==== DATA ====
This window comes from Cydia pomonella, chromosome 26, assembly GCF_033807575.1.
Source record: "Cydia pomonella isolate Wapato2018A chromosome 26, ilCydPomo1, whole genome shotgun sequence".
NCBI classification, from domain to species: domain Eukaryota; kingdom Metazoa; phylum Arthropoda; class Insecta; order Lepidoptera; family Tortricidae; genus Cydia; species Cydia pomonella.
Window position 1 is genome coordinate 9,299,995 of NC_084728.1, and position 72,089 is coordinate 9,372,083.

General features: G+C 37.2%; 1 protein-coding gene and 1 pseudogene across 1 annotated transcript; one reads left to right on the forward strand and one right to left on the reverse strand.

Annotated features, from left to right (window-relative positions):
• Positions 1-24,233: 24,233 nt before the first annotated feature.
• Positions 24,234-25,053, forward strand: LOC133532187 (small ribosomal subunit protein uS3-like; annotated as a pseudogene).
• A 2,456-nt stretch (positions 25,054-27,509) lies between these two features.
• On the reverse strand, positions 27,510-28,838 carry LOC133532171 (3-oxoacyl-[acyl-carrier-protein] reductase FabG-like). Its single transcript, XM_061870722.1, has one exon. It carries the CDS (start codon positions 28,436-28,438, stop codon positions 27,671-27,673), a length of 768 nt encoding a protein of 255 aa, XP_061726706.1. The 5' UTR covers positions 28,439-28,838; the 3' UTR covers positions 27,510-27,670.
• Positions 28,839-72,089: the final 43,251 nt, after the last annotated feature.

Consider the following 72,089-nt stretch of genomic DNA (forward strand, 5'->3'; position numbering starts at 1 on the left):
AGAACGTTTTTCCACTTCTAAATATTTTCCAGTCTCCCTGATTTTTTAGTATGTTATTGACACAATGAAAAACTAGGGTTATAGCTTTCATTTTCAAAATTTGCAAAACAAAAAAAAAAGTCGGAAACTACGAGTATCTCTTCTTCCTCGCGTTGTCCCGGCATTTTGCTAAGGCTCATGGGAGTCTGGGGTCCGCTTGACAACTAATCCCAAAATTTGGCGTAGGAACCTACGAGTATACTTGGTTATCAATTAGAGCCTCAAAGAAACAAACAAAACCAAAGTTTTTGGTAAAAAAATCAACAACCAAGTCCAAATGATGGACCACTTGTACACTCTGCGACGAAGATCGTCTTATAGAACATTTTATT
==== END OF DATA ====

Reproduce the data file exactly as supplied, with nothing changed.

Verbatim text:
This window comes from Cydia pomonella, chromosome 26, assembly GCF_033807575.1.
Source record: "Cydia pomonella isolate Wapato2018A chromosome 26, ilCydPomo1, whole genome shotgun sequence".
NCBI classification, from domain to species: domain Eukaryota; kingdom Metazoa; phylum Arthropoda; class Insecta; order Lepidoptera; family Tortricidae; genus Cydia; species Cydia pomonella.
Window position 1 is genome coordinate 9,299,995 of NC_084728.1, and position 72,089 is coordinate 9,372,083.

General features: G+C 37.2%; 1 protein-coding gene and 1 pseudogene across 1 annotated transcript; one reads left to right on the forward strand and one right to left on the reverse strand.

Annotated features, from left to right (window-relative positions):
• Positions 1-24,233: 24,233 nt before the first annotated feature.
• Positions 24,234-25,053, forward strand: LOC133532187 (small ribosomal subunit protein uS3-like; annotated as a pseudogene).
• A 2,456-nt stretch (positions 25,054-27,509) lies between these two features.
• On the reverse strand, positions 27,510-28,838 carry LOC133532171 (3-oxoacyl-[acyl-carrier-protein] reductase FabG-like). Its single transcript, XM_061870722.1, has one exon. It carries the CDS (start codon positions 28,436-28,438, stop codon positions 27,671-27,673), a length of 768 nt encoding a protein of 255 aa, XP_061726706.1. The 5' UTR covers positions 28,439-28,838; the 3' UTR covers positions 27,510-27,670.
• Positions 28,839-72,089: the final 43,251 nt, after the last annotated feature.

Consider the following 72,089-nt stretch of genomic DNA (forward strand, 5'->3'; position numbering starts at 1 on the left):
AGAACGTTTTTCCACTTCTAAATATTTTCCAGTCTCCCTGATTTTTTAGTATGTTATTGACACAATGAAAAACTAGGGTTATAGCTTTCATTTTCAAAATTTGCAAAACAAAAAAAAAAGTCGGAAACTACGAGTATCTCTTCTTCCTCGCGTTGTCCCGGCATTTTGCTAAGGCTCATGGGAGTCTGGGGTCCGCTTGACAACTAATCCCAAAATTTGGCGTAGGAACCTACGAGTATACTTGGTTATCAATTAGAGCCTCAAAGAAACAAACAAAACCAAAGTTTTTGGTAAAAAAATCAACAACCAAGTCCAAATGATGGACCACTTGTACACTCTGCGACGAAGATCGTCTTATAGAACATTTTATT